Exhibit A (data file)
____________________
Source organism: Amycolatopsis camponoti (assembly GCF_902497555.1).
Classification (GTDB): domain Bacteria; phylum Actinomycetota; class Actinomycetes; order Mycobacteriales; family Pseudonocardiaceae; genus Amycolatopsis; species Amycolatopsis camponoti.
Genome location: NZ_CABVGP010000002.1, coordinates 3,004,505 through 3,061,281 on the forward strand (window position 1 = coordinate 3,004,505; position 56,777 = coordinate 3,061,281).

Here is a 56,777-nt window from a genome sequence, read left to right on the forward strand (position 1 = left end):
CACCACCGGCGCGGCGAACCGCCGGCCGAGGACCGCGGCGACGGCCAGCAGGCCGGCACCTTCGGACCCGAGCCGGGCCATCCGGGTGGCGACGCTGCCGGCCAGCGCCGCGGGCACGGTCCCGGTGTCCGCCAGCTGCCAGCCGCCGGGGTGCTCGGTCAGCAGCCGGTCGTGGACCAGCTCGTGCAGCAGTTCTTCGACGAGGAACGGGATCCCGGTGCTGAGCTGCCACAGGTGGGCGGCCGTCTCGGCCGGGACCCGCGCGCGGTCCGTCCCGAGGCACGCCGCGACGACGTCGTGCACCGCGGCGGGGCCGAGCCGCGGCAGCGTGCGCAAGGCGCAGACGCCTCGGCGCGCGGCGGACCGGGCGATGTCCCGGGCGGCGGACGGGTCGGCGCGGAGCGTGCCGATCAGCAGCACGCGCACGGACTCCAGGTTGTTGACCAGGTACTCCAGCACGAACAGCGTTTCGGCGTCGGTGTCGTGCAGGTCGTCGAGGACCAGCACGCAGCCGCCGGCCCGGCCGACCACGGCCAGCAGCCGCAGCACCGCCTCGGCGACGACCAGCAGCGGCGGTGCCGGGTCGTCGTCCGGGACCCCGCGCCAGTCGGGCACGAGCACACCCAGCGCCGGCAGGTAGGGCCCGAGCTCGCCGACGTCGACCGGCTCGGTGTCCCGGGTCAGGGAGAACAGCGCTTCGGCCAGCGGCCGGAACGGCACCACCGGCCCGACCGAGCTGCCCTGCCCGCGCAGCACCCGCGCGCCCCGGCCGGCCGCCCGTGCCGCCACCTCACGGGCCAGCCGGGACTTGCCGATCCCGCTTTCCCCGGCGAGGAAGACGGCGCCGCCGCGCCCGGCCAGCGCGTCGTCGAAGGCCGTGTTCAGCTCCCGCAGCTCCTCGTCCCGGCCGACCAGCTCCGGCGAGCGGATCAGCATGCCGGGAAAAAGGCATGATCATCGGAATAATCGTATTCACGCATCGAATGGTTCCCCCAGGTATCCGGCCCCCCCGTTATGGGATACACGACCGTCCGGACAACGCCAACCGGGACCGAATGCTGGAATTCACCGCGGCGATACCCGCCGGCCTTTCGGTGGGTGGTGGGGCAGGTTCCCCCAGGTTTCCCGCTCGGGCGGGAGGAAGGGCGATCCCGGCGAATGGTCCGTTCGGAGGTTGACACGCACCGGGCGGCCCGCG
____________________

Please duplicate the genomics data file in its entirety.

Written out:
Source organism: Amycolatopsis camponoti (assembly GCF_902497555.1).
Classification (GTDB): domain Bacteria; phylum Actinomycetota; class Actinomycetes; order Mycobacteriales; family Pseudonocardiaceae; genus Amycolatopsis; species Amycolatopsis camponoti.
Genome location: NZ_CABVGP010000002.1, coordinates 3,004,505 through 3,061,281 on the forward strand (window position 1 = coordinate 3,004,505; position 56,777 = coordinate 3,061,281).

Here is a 56,777-nt window from a genome sequence, read left to right on the forward strand (position 1 = left end):
CACCACCGGCGCGGCGAACCGCCGGCCGAGGACCGCGGCGACGGCCAGCAGGCCGGCACCTTCGGACCCGAGCCGGGCCATCCGGGTGGCGACGCTGCCGGCCAGCGCCGCGGGCACGGTCCCGGTGTCCGCCAGCTGCCAGCCGCCGGGGTGCTCGGTCAGCAGCCGGTCGTGGACCAGCTCGTGCAGCAGTTCTTCGACGAGGAACGGGATCCCGGTGCTGAGCTGCCACAGGTGGGCGGCCGTCTCGGCCGGGACCCGCGCGCGGTCCGTCCCGAGGCACGCCGCGACGACGTCGTGCACCGCGGCGGGGCCGAGCCGCGGCAGCGTGCGCAAGGCGCAGACGCCTCGGCGCGCGGCGGACCGGGCGATGTCCCGGGCGGCGGACGGGTCGGCGCGGAGCGTGCCGATCAGCAGCACGCGCACGGACTCCAGGTTGTTGACCAGGTACTCCAGCACGAACAGCGTTTCGGCGTCGGTGTCGTGCAGGTCGTCGAGGACCAGCACGCAGCCGCCGGCCCGGCCGACCACGGCCAGCAGCCGCAGCACCGCCTCGGCGACGACCAGCAGCGGCGGTGCCGGGTCGTCGTCCGGGACCCCGCGCCAGTCGGGCACGAGCACACCCAGCGCCGGCAGGTAGGGCCCGAGCTCGCCGACGTCGACCGGCTCGGTGTCCCGGGTCAGGGAGAACAGCGCTTCGGCCAGCGGCCGGAACGGCACCACCGGCCCGACCGAGCTGCCCTGCCCGCGCAGCACCCGCGCGCCCCGGCCGGCCGCCCGTGCCGCCACCTCACGGGCCAGCCGGGACTTGCCGATCCCGCTTTCCCCGGCGAGGAAGACGGCGCCGCCGCGCCCGGCCAGCGCGTCGTCGAAGGCCGTGTTCAGCTCCCGCAGCTCCTCGTCCCGGCCGACCAGCTCCGGCGAGCGGATCAGCATGCCGGGAAAAAGGCATGATCATCGGAATAATCGTATTCACGCATCGAATGGTTCCCCCAGGTATCCGGCCCCCCCGTTATGGGATACACGACCGTCCGGACAACGCCAACCGGGACCGAATGCTGGAATTCACCGCGGCGATACCCGCCGGCCTTTCGGTGGGTGGTGGGGCAGGTTCCCCCAGGTTTCCCGCTCGGGCGGGAGGAAGGGCGATCCCGGCGAATGGTCCGTTCGGAGGTTGACACGCACCGGGCGGCCCGCG